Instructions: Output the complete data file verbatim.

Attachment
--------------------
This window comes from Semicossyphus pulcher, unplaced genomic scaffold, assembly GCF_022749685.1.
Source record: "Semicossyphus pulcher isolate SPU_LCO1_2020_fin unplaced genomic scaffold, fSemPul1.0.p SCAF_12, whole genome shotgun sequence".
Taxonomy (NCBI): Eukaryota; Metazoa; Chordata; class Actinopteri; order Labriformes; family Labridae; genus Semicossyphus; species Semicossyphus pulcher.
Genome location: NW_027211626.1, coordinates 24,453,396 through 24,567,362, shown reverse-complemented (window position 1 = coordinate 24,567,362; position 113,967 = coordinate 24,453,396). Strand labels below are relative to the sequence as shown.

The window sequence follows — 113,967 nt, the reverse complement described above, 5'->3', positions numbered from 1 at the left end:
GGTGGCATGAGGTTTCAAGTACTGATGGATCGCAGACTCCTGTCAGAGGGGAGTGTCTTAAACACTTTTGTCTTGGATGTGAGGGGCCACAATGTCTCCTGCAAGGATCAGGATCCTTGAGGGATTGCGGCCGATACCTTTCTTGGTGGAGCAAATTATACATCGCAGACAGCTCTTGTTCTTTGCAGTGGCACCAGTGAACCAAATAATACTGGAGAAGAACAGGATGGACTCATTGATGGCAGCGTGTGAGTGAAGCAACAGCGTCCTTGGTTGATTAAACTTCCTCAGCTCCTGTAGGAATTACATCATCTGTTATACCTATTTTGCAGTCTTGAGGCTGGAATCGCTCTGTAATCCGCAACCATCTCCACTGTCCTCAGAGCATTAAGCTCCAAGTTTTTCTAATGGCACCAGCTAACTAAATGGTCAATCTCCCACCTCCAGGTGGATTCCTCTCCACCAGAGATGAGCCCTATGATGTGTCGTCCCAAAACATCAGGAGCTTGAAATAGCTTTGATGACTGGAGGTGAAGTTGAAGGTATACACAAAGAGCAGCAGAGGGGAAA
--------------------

This window comes from Semicossyphus pulcher, unplaced genomic scaffold, assembly GCF_022749685.1.
Source record: "Semicossyphus pulcher isolate SPU_LCO1_2020_fin unplaced genomic scaffold, fSemPul1.0.p SCAF_12, whole genome shotgun sequence".
Taxonomy (NCBI): Eukaryota; Metazoa; Chordata; class Actinopteri; order Labriformes; family Labridae; genus Semicossyphus; species Semicossyphus pulcher.
Genome location: NW_027211626.1, coordinates 24,453,396 through 24,567,362, shown reverse-complemented (window position 1 = coordinate 24,567,362; position 113,967 = coordinate 24,453,396). Strand labels below are relative to the sequence as shown.

The window sequence follows — 113,967 nt, the reverse complement described above, 5'->3', positions numbered from 1 at the left end:
GGTGGCATGAGGTTTCAAGTACTGATGGATCGCAGACTCCTGTCAGAGGGGAGTGTCTTAAACACTTTTGTCTTGGATGTGAGGGGCCACAATGTCTCCTGCAAGGATCAGGATCCTTGAGGGATTGCGGCCGATACCTTTCTTGGTGGAGCAAATTATACATCGCAGACAGCTCTTGTTCTTTGCAGTGGCACCAGTGAACCAAATAATACTGGAGAAGAACAGGATGGACTCATTGATGGCAGCGTGTGAGTGAAGCAACAGCGTCCTTGGTTGATTAAACTTCCTCAGCTCCTGTAGGAATTACATCATCTGTTATACCTATTTTGCAGTCTTGAGGCTGGAATCGCTCTGTAATCCGCAACCATCTCCACTGTCCTCAGAGCATTAAGCTCCAAGTTTTTCTAATGGCACCAGCTAACTAAATGGTCAATCTCCCACCTCCAGGTGGATTCCTCTCCACCAGAGATGAGCCCTATGATGTGTCGTCCCAAAACATCAGGAGCTTGAAATAGCTTTGATGACTGGAGGTGAAGTTGAAGGTATACACAAAGAGCAGCAGAGGGGAAA